Luke Worthy

Luke Worthy

Young Poet in Residence 2023 in collaboration with Hive South Yorkshire

Luke Worthy is a queer poet and fiction writer from Sheffield now based in Amsterdam. His work has been published in journals and anthologies including Poetry Wales, Youth Word Up, Surfing the Twilight (2019) and Dear Life (2022). He was shortlisted for the New Poet’s Prize 2021 and has been commissioned to write a piece of children’s literature for Leeds 2023. Luke is an alumnus of Sheffield Young Writers and a member of Hive Poetry.

For his residency with Sheaf Poetry Festival 2023, Luke wrote the commissioned poem Tun State, inspired by our festival theme of ‘Brains and Consciousness.’ Read the poem watch Luke reading it below.

Tun state

I cycle east to a museum on microbes, nestled

in the type of neighbourhood you walk around pretending

you can afford to live there. By the entrance,

school kids are all noise wishing this was the zoo.

In room one, mould is raving through an unsuspecting

brown loaf. Bacteria embalmed in petri-dishes line

the walls like platinum EPs. Screens show

mitochondria tinselling the body’s coral, nuclei

chugs DNA, as if wanting to divide and forget,

like the cells that sprout tendrils to reach out and grab.

I move on, I know why I’m here – for the tardigrades.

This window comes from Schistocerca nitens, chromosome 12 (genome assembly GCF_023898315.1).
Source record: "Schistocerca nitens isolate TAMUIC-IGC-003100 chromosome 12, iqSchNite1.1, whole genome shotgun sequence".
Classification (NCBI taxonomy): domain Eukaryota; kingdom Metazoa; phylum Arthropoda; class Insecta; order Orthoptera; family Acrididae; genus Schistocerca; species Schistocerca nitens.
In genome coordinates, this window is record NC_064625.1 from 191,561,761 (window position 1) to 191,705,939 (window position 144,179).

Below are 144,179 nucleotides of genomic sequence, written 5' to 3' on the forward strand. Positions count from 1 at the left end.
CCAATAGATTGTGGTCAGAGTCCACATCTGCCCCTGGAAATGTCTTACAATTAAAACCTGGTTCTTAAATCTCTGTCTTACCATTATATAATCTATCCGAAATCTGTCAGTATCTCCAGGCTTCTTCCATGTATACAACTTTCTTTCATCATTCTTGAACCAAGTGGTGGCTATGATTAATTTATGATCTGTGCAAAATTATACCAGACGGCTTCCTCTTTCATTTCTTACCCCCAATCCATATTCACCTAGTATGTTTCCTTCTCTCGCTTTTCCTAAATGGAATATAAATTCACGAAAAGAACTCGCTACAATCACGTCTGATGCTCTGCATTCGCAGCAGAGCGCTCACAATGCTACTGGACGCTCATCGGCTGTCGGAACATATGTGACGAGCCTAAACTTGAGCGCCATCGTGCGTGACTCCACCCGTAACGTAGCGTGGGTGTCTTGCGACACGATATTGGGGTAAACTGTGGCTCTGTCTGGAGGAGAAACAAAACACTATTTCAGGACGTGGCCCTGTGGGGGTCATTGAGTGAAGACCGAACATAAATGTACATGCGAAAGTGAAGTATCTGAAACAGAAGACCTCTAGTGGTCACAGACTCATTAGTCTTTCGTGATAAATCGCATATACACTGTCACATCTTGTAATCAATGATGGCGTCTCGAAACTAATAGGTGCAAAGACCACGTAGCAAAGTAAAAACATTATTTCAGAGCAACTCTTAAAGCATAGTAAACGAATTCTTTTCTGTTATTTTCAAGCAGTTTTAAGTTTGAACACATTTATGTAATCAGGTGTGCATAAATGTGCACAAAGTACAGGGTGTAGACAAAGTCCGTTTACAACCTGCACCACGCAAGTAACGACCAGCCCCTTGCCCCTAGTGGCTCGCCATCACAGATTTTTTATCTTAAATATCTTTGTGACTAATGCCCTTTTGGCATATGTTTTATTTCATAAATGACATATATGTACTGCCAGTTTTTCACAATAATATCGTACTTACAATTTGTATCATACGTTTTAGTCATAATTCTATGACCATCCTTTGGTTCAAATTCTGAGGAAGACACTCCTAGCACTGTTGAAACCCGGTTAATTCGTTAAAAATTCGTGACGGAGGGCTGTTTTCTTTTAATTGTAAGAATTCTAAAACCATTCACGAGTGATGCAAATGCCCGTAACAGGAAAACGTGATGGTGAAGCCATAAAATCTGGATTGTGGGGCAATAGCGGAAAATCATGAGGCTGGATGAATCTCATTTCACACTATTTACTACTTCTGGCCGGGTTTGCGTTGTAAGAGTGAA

I find them in the centre of an air-conditioned room,

in an enclosure no smaller than a bottle cap. I peer

through the scope, see an entire phylum of comets

bound in orbit, chubby, comma-shaped bears letting us

gaze at their tiny, translucent lives. They suckle

the jelly from each other, pad through the whiteness

like floating stairs, marshmallow accordions spinning

out a quiet wish. I stand there a while, try to listen. I want

to know what they want, why they are here?

 I’m about to leave when a scientist leans over, says

they’re actually dying you know.

The light is scorching them. He’s smug, as if it was him

that coaxed them onto the machine with his algae-filled

pipette. I watch as they begin rolling

themselves up in glowing shields across the pyre,

hallowing themselves into crypts. I’ve been good

my whole life. Closeted myself when asked, never jumped

a loo turnstile. Discoloured my ass with Nair. But I know

a puddle, slick with lichen. And like those campaigners,

who break into Seaworld to take the orcas back out to the ocean,

I’ll free these tardigrades, tell their pea-milk souls that soon,

humans will be gone, and there’ll be no monarchy, no

water taxation, no rising in dark rooms for false Gods.

Just stillness. Moss. Eggs.